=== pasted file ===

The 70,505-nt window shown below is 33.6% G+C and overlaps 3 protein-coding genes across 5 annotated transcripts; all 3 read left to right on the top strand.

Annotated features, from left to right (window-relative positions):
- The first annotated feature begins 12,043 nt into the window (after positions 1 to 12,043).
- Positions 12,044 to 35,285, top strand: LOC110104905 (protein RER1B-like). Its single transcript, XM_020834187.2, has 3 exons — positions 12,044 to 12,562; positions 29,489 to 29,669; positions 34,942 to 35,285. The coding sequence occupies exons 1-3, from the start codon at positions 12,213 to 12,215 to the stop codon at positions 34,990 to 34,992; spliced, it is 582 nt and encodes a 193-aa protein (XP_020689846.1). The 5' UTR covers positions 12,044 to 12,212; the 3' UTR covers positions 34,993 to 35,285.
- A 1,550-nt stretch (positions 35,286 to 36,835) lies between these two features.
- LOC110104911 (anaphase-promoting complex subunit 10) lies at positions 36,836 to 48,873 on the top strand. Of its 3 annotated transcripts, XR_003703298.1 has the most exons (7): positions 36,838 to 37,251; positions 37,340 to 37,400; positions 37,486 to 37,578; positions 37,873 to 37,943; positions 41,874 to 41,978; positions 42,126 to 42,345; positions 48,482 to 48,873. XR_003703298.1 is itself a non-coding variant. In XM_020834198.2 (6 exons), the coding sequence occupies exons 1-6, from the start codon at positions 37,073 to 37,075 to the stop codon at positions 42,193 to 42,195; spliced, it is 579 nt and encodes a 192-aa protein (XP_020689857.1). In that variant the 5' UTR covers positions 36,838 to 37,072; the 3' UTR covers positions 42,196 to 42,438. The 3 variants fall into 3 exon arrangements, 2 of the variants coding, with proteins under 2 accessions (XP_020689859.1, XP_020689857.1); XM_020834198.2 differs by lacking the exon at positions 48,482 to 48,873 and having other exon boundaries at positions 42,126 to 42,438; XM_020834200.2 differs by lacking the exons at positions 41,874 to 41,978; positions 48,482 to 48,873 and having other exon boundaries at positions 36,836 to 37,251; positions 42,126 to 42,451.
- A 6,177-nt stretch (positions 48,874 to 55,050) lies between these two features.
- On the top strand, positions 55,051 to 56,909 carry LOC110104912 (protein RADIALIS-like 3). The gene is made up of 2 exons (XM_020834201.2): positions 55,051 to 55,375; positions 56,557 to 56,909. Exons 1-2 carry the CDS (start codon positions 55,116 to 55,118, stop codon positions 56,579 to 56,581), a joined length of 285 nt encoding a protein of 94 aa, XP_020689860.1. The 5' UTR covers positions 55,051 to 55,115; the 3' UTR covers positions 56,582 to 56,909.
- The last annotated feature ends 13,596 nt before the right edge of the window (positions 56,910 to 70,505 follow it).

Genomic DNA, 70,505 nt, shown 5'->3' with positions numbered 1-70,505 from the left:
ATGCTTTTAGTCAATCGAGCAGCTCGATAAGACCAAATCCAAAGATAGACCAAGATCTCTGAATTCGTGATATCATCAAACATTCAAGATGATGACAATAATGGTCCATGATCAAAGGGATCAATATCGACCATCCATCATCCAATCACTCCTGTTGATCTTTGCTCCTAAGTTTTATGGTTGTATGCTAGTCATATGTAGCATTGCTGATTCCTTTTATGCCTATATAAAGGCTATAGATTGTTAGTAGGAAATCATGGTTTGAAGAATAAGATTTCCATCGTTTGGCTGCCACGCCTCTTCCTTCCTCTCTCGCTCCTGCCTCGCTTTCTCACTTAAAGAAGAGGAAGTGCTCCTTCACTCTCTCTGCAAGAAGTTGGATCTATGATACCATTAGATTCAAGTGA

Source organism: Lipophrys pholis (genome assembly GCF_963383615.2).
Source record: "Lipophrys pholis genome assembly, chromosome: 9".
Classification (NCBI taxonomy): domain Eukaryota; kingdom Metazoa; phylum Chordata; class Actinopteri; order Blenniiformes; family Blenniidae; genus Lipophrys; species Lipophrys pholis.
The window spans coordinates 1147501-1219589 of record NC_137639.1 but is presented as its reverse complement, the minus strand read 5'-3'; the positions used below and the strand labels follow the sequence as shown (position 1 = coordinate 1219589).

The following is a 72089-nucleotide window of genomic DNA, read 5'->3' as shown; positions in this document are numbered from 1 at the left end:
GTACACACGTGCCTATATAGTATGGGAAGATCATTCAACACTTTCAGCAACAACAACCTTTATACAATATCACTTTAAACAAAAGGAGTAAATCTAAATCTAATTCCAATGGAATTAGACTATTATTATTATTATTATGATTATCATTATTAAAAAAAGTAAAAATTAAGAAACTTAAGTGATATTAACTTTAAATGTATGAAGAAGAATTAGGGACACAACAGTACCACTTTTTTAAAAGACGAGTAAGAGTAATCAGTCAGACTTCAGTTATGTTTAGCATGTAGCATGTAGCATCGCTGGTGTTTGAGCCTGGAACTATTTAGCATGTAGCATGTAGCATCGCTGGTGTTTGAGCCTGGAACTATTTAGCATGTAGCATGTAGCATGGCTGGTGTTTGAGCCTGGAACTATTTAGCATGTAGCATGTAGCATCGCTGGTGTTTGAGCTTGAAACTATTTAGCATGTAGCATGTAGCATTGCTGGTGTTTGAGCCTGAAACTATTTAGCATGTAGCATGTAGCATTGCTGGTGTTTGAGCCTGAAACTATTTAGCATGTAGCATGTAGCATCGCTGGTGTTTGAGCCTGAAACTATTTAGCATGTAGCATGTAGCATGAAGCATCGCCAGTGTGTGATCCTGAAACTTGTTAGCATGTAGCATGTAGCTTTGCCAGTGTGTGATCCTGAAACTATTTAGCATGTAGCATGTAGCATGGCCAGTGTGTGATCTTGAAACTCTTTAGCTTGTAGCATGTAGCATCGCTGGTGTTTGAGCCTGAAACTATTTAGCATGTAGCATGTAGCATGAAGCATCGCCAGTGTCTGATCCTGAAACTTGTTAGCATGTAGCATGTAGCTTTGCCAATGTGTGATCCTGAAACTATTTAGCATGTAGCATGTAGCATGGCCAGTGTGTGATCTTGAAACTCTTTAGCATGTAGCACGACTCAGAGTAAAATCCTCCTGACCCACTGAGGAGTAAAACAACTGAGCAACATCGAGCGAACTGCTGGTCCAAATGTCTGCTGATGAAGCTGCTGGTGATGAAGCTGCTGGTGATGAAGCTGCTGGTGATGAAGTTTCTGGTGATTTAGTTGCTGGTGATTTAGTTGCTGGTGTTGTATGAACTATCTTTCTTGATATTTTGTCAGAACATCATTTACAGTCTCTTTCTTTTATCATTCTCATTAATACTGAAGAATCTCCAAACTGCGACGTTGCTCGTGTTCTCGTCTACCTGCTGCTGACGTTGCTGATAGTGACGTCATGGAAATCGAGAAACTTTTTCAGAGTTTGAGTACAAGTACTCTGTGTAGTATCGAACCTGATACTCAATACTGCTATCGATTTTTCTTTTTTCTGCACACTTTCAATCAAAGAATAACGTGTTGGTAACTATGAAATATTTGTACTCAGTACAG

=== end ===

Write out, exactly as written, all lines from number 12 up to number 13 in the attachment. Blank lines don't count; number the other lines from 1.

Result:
Source organism: Lipophrys pholis (genome assembly GCF_963383615.2).
Source record: "Lipophrys pholis genome assembly, chromosome: 9".